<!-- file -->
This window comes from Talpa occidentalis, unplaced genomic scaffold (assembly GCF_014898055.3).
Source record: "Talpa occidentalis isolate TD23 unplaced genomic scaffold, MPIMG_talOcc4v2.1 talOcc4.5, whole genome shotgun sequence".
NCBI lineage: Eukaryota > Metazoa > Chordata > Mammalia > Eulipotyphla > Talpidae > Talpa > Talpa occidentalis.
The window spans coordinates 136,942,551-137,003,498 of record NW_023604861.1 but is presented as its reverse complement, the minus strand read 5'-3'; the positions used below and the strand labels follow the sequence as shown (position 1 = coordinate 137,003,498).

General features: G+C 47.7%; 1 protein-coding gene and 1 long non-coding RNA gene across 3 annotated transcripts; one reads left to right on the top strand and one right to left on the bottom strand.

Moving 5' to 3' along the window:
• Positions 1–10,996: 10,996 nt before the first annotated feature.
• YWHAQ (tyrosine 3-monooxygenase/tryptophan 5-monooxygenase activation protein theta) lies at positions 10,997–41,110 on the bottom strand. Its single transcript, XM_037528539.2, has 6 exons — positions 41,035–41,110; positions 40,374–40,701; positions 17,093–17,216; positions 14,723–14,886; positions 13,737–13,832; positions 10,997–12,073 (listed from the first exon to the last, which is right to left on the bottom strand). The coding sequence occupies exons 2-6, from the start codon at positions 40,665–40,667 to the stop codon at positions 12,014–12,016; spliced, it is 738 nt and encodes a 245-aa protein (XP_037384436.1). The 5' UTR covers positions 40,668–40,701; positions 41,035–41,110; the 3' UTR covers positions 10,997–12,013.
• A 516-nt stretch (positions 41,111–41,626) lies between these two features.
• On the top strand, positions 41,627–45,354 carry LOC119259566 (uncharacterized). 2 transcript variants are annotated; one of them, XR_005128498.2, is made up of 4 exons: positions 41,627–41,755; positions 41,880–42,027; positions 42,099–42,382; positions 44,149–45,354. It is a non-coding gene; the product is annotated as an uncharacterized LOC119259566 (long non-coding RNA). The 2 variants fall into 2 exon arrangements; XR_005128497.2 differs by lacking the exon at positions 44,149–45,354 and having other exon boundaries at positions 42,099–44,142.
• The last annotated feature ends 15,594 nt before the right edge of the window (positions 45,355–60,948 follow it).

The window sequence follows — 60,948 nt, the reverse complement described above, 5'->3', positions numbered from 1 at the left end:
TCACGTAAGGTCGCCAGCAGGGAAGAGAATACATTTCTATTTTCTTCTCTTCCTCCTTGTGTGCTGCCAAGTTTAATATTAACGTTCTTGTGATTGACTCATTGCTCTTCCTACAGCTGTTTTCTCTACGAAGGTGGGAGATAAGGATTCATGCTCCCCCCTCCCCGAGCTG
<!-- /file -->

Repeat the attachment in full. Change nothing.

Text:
This window comes from Talpa occidentalis, unplaced genomic scaffold (assembly GCF_014898055.3).
Source record: "Talpa occidentalis isolate TD23 unplaced genomic scaffold, MPIMG_talOcc4v2.1 talOcc4.5, whole genome shotgun sequence".
NCBI lineage: Eukaryota > Metazoa > Chordata > Mammalia > Eulipotyphla > Talpidae > Talpa > Talpa occidentalis.
The window spans coordinates 136,942,551-137,003,498 of record NW_023604861.1 but is presented as its reverse complement, the minus strand read 5'-3'; the positions used below and the strand labels follow the sequence as shown (position 1 = coordinate 137,003,498).

General features: G+C 47.7%; 1 protein-coding gene and 1 long non-coding RNA gene across 3 annotated transcripts; one reads left to right on the top strand and one right to left on the bottom strand.

Moving 5' to 3' along the window:
• Positions 1–10,996: 10,996 nt before the first annotated feature.
• YWHAQ (tyrosine 3-monooxygenase/tryptophan 5-monooxygenase activation protein theta) lies at positions 10,997–41,110 on the bottom strand. Its single transcript, XM_037528539.2, has 6 exons — positions 41,035–41,110; positions 40,374–40,701; positions 17,093–17,216; positions 14,723–14,886; positions 13,737–13,832; positions 10,997–12,073 (listed from the first exon to the last, which is right to left on the bottom strand). The coding sequence occupies exons 2-6, from the start codon at positions 40,665–40,667 to the stop codon at positions 12,014–12,016; spliced, it is 738 nt and encodes a 245-aa protein (XP_037384436.1). The 5' UTR covers positions 40,668–40,701; positions 41,035–41,110; the 3' UTR covers positions 10,997–12,013.
• A 516-nt stretch (positions 41,111–41,626) lies between these two features.
• On the top strand, positions 41,627–45,354 carry LOC119259566 (uncharacterized). 2 transcript variants are annotated; one of them, XR_005128498.2, is made up of 4 exons: positions 41,627–41,755; positions 41,880–42,027; positions 42,099–42,382; positions 44,149–45,354. It is a non-coding gene; the product is annotated as an uncharacterized LOC119259566 (long non-coding RNA). The 2 variants fall into 2 exon arrangements; XR_005128497.2 differs by lacking the exon at positions 44,149–45,354 and having other exon boundaries at positions 42,099–44,142.
• The last annotated feature ends 15,594 nt before the right edge of the window (positions 45,355–60,948 follow it).

The window sequence follows — 60,948 nt, the reverse complement described above, 5'->3', positions numbered from 1 at the left end:
TCACGTAAGGTCGCCAGCAGGGAAGAGAATACATTTCTATTTTCTTCTCTTCCTCCTTGTGTGCTGCCAAGTTTAATATTAACGTTCTTGTGATTGACTCATTGCTCTTCCTACAGCTGTTTTCTCTACGAAGGTGGGAGATAAGGATTCATGCTCCCCCCTCCCCGAGCTG